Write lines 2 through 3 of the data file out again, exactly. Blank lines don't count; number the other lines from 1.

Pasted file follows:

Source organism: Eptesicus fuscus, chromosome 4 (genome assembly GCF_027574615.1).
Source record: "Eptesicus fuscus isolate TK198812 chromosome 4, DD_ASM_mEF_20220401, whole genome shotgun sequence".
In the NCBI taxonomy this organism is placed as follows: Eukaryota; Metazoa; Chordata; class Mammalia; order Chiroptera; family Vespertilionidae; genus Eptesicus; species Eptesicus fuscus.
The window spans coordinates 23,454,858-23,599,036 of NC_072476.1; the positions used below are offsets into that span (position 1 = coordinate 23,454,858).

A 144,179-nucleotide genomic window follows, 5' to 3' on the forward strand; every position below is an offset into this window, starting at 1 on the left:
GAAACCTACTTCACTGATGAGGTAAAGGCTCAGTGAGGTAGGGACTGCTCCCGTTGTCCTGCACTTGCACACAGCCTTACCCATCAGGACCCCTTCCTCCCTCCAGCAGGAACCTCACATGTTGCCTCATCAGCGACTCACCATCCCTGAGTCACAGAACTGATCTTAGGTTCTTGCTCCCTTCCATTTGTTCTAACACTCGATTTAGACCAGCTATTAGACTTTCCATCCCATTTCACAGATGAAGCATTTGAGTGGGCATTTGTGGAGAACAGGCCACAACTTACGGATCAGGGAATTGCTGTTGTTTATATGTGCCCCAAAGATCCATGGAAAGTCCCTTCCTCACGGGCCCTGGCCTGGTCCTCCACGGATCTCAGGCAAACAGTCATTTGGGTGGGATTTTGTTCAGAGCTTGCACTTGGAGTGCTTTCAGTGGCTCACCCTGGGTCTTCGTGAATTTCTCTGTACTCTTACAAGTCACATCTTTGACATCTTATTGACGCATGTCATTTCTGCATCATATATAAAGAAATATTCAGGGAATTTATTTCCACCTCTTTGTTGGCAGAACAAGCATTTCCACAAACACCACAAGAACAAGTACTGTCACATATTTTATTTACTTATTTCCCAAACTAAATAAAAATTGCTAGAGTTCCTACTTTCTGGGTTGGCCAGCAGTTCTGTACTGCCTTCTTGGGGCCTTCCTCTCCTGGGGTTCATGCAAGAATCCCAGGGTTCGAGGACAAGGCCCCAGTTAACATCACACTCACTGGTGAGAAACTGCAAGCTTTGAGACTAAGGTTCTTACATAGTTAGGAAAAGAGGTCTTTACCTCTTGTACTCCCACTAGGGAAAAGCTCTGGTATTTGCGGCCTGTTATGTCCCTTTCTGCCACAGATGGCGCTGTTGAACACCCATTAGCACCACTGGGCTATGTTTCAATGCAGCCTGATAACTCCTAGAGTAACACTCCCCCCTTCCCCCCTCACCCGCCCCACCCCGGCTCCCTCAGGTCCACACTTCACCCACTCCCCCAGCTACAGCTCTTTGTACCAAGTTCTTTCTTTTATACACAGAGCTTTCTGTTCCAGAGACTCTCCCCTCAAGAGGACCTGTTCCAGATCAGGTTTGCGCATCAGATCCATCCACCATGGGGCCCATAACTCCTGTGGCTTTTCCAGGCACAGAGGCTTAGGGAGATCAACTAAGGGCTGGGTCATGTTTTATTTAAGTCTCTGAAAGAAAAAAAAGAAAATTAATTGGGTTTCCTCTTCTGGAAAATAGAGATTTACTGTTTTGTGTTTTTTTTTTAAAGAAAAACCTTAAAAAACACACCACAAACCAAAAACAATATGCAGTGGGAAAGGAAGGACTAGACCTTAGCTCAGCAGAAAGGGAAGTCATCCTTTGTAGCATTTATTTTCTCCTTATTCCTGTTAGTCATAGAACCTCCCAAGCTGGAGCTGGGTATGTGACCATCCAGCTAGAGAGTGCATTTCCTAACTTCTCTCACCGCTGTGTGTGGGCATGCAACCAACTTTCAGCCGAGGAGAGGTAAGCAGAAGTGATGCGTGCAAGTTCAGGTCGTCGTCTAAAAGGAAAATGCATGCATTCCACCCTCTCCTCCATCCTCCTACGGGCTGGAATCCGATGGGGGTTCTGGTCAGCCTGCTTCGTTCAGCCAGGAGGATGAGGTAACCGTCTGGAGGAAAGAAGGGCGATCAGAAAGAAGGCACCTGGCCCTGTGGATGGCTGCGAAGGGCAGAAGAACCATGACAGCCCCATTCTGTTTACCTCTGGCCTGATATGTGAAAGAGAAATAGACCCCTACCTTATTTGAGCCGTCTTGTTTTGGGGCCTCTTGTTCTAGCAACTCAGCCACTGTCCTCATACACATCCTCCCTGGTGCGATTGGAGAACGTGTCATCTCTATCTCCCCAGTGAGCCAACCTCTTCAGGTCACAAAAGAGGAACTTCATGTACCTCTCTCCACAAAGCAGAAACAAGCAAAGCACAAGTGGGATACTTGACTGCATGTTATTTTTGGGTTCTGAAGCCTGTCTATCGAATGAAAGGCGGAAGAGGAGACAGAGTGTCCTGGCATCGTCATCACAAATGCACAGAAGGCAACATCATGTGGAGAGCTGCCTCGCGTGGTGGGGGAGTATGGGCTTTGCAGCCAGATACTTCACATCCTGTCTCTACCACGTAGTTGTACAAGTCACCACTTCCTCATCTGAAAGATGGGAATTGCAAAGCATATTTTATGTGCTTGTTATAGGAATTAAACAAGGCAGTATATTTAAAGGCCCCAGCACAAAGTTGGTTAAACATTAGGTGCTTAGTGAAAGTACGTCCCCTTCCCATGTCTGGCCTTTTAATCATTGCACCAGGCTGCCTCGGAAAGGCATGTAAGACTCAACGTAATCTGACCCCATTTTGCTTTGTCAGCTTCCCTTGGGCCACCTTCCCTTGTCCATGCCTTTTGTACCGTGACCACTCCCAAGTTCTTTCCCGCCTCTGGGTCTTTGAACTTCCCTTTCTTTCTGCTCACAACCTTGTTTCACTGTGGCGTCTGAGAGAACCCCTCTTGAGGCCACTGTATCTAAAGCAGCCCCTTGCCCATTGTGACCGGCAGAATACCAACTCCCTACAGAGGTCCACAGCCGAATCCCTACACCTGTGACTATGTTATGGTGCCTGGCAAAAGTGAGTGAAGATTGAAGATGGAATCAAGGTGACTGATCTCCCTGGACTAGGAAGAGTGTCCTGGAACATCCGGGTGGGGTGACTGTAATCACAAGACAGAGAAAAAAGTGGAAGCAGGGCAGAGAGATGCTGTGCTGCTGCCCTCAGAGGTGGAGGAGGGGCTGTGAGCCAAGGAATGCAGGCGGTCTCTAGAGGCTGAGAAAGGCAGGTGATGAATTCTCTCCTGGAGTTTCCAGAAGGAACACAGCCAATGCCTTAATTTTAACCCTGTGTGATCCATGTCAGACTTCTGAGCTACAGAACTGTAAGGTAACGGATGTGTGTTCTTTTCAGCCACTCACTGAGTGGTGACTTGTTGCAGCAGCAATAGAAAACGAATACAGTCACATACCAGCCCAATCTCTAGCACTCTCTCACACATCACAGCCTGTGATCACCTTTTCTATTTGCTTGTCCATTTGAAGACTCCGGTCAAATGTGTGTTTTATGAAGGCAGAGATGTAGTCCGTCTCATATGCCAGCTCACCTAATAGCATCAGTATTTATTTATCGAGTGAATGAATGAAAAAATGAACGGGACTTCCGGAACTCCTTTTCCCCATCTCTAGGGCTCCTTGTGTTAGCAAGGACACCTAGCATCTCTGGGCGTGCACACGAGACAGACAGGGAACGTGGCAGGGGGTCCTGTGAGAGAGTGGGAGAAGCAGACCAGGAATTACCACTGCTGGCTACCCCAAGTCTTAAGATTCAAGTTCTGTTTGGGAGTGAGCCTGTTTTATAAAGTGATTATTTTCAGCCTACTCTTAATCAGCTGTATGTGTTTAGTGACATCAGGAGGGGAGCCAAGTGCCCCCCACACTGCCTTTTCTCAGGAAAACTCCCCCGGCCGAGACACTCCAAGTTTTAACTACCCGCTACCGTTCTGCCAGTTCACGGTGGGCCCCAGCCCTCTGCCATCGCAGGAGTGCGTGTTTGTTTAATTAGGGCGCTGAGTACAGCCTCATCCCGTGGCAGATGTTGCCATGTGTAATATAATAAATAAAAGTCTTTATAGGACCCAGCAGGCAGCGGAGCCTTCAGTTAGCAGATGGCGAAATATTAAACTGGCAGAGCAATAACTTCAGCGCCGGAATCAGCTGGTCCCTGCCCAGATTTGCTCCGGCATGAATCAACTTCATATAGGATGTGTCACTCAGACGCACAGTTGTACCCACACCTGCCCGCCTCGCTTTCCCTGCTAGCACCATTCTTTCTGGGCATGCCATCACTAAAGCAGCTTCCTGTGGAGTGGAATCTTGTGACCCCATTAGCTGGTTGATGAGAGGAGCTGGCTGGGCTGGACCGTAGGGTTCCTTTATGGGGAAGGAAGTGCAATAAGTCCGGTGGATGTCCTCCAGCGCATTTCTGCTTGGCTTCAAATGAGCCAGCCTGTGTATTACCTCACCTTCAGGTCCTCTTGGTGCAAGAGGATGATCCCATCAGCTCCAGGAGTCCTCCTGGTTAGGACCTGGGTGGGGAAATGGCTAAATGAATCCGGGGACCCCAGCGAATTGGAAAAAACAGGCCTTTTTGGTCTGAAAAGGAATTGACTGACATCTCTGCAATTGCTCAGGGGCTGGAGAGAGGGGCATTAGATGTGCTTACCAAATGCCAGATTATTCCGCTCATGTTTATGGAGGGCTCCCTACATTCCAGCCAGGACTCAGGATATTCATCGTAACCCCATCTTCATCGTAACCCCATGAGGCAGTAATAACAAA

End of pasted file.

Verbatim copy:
Source record: "Eptesicus fuscus isolate TK198812 chromosome 4, DD_ASM_mEF_20220401, whole genome shotgun sequence".
In the NCBI taxonomy this organism is placed as follows: Eukaryota; Metazoa; Chordata; class Mammalia; order Chiroptera; family Vespertilionidae; genus Eptesicus; species Eptesicus fuscus.